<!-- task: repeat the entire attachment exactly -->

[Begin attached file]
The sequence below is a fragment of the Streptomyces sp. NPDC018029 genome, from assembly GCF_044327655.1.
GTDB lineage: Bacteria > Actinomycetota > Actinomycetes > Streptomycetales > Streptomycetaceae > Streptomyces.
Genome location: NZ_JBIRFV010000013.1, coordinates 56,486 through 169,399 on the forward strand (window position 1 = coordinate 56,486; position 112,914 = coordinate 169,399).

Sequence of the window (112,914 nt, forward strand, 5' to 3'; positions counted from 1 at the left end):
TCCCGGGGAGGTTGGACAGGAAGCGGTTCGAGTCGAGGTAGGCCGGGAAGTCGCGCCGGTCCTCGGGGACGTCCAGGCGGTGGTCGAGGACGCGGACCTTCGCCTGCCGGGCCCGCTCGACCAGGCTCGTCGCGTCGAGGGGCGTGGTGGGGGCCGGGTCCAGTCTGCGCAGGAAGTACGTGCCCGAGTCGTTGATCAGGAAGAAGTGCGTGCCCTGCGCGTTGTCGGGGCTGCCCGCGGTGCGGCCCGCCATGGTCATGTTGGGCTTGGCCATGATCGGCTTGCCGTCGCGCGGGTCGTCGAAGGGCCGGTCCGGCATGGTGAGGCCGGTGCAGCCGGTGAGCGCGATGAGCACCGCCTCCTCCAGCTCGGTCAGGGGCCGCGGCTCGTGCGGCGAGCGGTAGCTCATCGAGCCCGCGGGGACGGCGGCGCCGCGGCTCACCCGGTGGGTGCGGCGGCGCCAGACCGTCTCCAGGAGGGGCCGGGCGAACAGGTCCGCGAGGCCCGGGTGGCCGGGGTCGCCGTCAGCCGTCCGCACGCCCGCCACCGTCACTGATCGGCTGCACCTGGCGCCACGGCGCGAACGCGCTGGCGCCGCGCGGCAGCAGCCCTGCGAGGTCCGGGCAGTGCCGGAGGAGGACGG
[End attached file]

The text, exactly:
The sequence below is a fragment of the Streptomyces sp. NPDC018029 genome, from assembly GCF_044327655.1.
GTDB lineage: Bacteria > Actinomycetota > Actinomycetes > Streptomycetales > Streptomycetaceae > Streptomyces.
Genome location: NZ_JBIRFV010000013.1, coordinates 56,486 through 169,399 on the forward strand (window position 1 = coordinate 56,486; position 112,914 = coordinate 169,399).

Sequence of the window (112,914 nt, forward strand, 5' to 3'; positions counted from 1 at the left end):
TCCCGGGGAGGTTGGACAGGAAGCGGTTCGAGTCGAGGTAGGCCGGGAAGTCGCGCCGGTCCTCGGGGACGTCCAGGCGGTGGTCGAGGACGCGGACCTTCGCCTGCCGGGCCCGCTCGACCAGGCTCGTCGCGTCGAGGGGCGTGGTGGGGGCCGGGTCCAGTCTGCGCAGGAAGTACGTGCCCGAGTCGTTGATCAGGAAGAAGTGCGTGCCCTGCGCGTTGTCGGGGCTGCCCGCGGTGCGGCCCGCCATGGTCATGTTGGGCTTGGCCATGATCGGCTTGCCGTCGCGCGGGTCGTCGAAGGGCCGGTCCGGCATGGTGAGGCCGGTGCAGCCGGTGAGCGCGATGAGCACCGCCTCCTCCAGCTCGGTCAGGGGCCGCGGCTCGTGCGGCGAGCGGTAGCTCATCGAGCCCGCGGGGACGGCGGCGCCGCGGCTCACCCGGTGGGTGCGGCGGCGCCAGACCGTCTCCAGGAGGGGCCGGGCGAACAGGTCCGCGAGGCCCGGGTGGCCGGGGTCGCCGTCAGCCGTCCGCACGCCCGCCACCGTCACTGATCGGCTGCACCTGGCGCCACGGCGCGAACGCGCTGGCGCCGCGCGGCAGCAGCCCTGCGAGGTCCGGGCAGTGCCGGAGGAGGACGG